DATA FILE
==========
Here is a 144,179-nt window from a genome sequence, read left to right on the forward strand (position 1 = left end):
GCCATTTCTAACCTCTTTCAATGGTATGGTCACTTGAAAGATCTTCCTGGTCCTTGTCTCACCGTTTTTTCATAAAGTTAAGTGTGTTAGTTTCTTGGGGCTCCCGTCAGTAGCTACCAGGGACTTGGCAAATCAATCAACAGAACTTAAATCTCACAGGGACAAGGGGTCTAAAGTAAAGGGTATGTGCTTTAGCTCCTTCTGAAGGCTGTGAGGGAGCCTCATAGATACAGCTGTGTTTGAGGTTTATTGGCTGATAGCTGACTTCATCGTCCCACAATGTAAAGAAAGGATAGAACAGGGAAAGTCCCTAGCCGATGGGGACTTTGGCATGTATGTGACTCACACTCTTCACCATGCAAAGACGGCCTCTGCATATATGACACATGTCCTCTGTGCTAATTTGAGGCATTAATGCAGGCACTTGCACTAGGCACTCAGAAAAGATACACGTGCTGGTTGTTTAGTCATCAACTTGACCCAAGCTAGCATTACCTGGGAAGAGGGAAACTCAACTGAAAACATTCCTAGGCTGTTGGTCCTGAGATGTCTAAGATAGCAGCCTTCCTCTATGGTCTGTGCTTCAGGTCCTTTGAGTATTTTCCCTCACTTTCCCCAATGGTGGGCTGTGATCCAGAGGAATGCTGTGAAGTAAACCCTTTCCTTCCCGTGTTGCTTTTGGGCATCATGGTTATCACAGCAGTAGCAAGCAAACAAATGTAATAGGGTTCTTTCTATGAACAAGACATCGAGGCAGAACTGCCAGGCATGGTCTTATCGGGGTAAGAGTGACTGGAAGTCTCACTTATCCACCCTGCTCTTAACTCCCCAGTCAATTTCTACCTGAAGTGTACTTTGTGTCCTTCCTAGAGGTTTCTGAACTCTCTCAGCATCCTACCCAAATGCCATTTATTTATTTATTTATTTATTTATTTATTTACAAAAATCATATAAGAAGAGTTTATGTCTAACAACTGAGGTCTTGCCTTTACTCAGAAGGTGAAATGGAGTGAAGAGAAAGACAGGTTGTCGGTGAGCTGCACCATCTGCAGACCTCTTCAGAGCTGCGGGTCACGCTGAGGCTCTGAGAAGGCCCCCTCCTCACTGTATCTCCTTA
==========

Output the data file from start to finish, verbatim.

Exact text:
Here is a 144,179-nt window from a genome sequence, read left to right on the forward strand (position 1 = left end):
GCCATTTCTAACCTCTTTCAATGGTATGGTCACTTGAAAGATCTTCCTGGTCCTTGTCTCACCGTTTTTTCATAAAGTTAAGTGTGTTAGTTTCTTGGGGCTCCCGTCAGTAGCTACCAGGGACTTGGCAAATCAATCAACAGAACTTAAATCTCACAGGGACAAGGGGTCTAAAGTAAAGGGTATGTGCTTTAGCTCCTTCTGAAGGCTGTGAGGGAGCCTCATAGATACAGCTGTGTTTGAGGTTTATTGGCTGATAGCTGACTTCATCGTCCCACAATGTAAAGAAAGGATAGAACAGGGAAAGTCCCTAGCCGATGGGGACTTTGGCATGTATGTGACTCACACTCTTCACCATGCAAAGACGGCCTCTGCATATATGACACATGTCCTCTGTGCTAATTTGAGGCATTAATGCAGGCACTTGCACTAGGCACTCAGAAAAGATACACGTGCTGGTTGTTTAGTCATCAACTTGACCCAAGCTAGCATTACCTGGGAAGAGGGAAACTCAACTGAAAACATTCCTAGGCTGTTGGTCCTGAGATGTCTAAGATAGCAGCCTTCCTCTATGGTCTGTGCTTCAGGTCCTTTGAGTATTTTCCCTCACTTTCCCCAATGGTGGGCTGTGATCCAGAGGAATGCTGTGAAGTAAACCCTTTCCTTCCCGTGTTGCTTTTGGGCATCATGGTTATCACAGCAGTAGCAAGCAAACAAATGTAATAGGGTTCTTTCTATGAACAAGACATCGAGGCAGAACTGCCAGGCATGGTCTTATCGGGGTAAGAGTGACTGGAAGTCTCACTTATCCACCCTGCTCTTAACTCCCCAGTCAATTTCTACCTGAAGTGTACTTTGTGTCCTTCCTAGAGGTTTCTGAACTCTCTCAGCATCCTACCCAAATGCCATTTATTTATTTATTTATTTATTTATTTATTTACAAAAATCATATAAGAAGAGTTTATGTCTAACAACTGAGGTCTTGCCTTTACTCAGAAGGTGAAATGGAGTGAAGAGAAAGACAGGTTGTCGGTGAGCTGCACCATCTGCAGACCTCTTCAGAGCTGCGGGTCACGCTGAGGCTCTGAGAAGGCCCCCTCCTCACTGTATCTCCTTA